Posted by Curt on 28 May, 2019 at 9:06 pm. 23 comments already!


Knives out.

The whole article is interesting, and obviously I can only quote a bit, so here are some interesting bits.

Making the [media leak] game even more difficult is how much of the play is being done under cover. When so much of the frenzied blame-shifting is right out in the open, who knows how much whet work with the long knives is going on in the shadows? “If Brennan and Comey and Clapper are doing this publicly,” one Senate staffer says, private-sector dossier-peddlers “[Sidney] Blumenthal, [Cody] Shearer and [Glenn] Simpson are doing it privately.”

Felten then turns to the rivalry — or barely-concealed hatred — between the FBI and DOJ.

“The FBI and DoJ are ruthless to each other, petty to one another,” one congressional staffer marvels….

Connoisseurs of the knife fights between Justice and the bureau keep an eye out not only for what gets reported in the press, but where it gets reported. “The Department of Justice has good relations with, and tends to leak to, the Washington Post,” says a longtime Capitol Hill staffer. “The FBI leaks to the New York Times.”

Felten recounts the different versions of the Rosenstein-offered-to-wear-a-wire story — the version friendly to the FBI’s McCabe was published in the post, the version friendly to the DOJ’s Rosenstein ran in the Times.

Then he notes the FBI’s favored leak route, the Times, being called upon to get in front of their long-time cover story that the investigation into Trump began with Carter Page and not a moment sooner.

Which was then revised to, “It began with George Papadoplous’ mention of the Hillary emails to Australian diplomat Andrew Downer.”

Which is now being revised yet again.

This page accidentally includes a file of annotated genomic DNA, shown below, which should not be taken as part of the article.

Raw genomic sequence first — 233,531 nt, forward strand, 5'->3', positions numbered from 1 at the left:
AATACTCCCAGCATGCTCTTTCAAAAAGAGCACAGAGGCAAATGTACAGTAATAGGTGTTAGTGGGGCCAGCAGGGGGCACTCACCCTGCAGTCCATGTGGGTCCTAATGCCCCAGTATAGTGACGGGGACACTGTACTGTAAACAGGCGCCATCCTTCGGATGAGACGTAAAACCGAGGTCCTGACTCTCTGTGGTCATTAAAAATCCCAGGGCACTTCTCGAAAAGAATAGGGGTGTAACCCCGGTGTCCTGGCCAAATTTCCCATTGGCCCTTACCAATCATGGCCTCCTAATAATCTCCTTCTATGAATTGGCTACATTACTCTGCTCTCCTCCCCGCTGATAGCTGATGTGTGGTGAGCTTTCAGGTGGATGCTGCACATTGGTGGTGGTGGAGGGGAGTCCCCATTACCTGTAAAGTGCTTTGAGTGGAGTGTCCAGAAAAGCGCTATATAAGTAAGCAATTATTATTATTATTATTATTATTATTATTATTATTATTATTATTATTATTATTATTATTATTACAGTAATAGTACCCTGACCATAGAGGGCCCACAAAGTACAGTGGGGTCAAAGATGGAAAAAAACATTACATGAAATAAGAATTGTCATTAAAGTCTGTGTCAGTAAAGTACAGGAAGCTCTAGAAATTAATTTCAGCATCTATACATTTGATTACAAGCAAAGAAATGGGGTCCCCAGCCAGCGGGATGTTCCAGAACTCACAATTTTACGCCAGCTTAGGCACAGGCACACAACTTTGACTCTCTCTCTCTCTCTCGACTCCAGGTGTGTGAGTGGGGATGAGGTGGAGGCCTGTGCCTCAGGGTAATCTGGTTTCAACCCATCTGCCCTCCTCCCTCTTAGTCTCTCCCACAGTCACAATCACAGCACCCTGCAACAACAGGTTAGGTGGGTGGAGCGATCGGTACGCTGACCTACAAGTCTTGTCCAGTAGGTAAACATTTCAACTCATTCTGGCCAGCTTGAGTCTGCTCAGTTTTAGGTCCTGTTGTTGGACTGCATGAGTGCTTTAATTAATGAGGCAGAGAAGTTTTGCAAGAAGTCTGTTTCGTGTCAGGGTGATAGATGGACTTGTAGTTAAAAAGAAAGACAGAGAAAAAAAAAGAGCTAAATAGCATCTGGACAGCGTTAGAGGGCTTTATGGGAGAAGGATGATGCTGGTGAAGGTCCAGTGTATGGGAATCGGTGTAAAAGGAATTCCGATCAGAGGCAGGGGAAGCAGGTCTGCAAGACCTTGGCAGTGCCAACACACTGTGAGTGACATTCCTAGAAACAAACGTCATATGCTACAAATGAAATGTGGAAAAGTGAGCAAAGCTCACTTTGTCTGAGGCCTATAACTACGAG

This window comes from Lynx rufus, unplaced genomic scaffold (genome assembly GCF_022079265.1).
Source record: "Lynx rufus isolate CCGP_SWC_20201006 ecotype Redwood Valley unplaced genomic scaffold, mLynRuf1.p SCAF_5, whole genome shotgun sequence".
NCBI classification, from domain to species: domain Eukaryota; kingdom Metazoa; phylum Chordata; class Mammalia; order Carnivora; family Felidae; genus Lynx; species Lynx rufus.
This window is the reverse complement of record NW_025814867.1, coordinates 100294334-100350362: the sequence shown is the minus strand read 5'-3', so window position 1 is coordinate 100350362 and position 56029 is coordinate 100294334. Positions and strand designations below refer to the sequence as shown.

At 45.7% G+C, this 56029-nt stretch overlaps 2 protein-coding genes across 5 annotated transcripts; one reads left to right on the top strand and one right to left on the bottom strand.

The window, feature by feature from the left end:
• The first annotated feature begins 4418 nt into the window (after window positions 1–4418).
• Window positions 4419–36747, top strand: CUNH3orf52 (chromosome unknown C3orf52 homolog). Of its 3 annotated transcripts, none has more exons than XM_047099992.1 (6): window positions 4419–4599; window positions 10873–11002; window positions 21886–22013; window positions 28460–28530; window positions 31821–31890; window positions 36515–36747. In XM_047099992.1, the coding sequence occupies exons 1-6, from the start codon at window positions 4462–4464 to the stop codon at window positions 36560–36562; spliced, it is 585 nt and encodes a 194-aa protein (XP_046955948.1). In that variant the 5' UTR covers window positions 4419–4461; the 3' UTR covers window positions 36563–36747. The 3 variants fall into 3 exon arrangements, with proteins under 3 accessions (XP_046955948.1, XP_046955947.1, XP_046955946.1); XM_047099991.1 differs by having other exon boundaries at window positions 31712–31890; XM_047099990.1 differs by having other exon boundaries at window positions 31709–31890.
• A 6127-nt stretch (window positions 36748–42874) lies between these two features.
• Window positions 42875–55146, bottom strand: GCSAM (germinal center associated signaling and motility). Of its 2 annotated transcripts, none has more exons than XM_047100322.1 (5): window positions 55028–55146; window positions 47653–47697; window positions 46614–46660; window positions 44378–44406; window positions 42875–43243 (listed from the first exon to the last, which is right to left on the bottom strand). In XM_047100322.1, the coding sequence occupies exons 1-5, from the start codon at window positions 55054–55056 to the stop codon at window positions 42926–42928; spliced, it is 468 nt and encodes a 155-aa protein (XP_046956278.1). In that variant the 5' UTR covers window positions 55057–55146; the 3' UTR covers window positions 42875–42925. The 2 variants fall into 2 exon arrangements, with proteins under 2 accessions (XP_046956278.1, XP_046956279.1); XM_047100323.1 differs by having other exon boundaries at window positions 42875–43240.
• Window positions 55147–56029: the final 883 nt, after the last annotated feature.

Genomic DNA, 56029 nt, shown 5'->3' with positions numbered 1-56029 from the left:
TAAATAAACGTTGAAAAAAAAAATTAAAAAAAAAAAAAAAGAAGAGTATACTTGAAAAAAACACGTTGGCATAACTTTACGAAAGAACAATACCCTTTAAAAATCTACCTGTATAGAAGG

Okay, okay, maybe we were technically spying on him using undercover assets to surreptitiously question and record him before he ever met with Downer…

Given the Times’s sources in and around the FBI, there is particular significance when the Times writes a revisionist history of the bureau’s activities involving the 2016 election. At the end of 2017 the paper had done its best to write the dossier out of the creation myth of the Russia investigation. The Times had maintained, in an April 2017 article, that it was Carter Page’s ill-advised commencement speech in Moscow in the summer of 2016 that had sparked the FBI’s concerns the Trump campaign was colluding with Russia. This line came from the dossier, which had alleged that Page had secret meetings with billionaire oligarchs during his Moscow stay. But after the dossier started to be exposed as the partisan document it was, a new reason emerged to justify the launching of a counterintelligence probe into team Trump — that George Papadopoulos had supposedly mentioned, over drinks with an Australian diplomat, that Russia had dirt on Hillary Clinton.

That alternate origin story remained largely unchanged until early this month, when the Times rewrote its narrative, clearly with the help of FBI sources. The new narrative included the revelation that the bureau had sent a “government investigator” to London under the false name “Azra Turk.” Her undercover mission was to flirt with Papadopoulos and pump him for information about Trump and the Russians. The Times helpfully (from the FBI’s point of view) portrayed this as evidence of the “level of alarm” investigators had about Trump and Russia.

The article was a classic example of a fundamental Washington PR technique, that of “getting ahead of the story.” Knowing the Azra Turk business is being looked over by Justice Department Inspector General Michael Horowitz, sources in, or formerly of, the bureau went to friendly reporters and fed them information that could put the events in the least unflattering light possible. Note, however, that the bureau players — who normally wring their hands about the national security damage done by the release of unredacted information — aren’t above leaking details of covert ops if that’s what it takes to soften a blow.

Chuck Ross recently reported of one such case of the Deep State leaking the name of a confidential source while simultaneously whining that we must stop this investigation lest we reveal the names of confidential sources.

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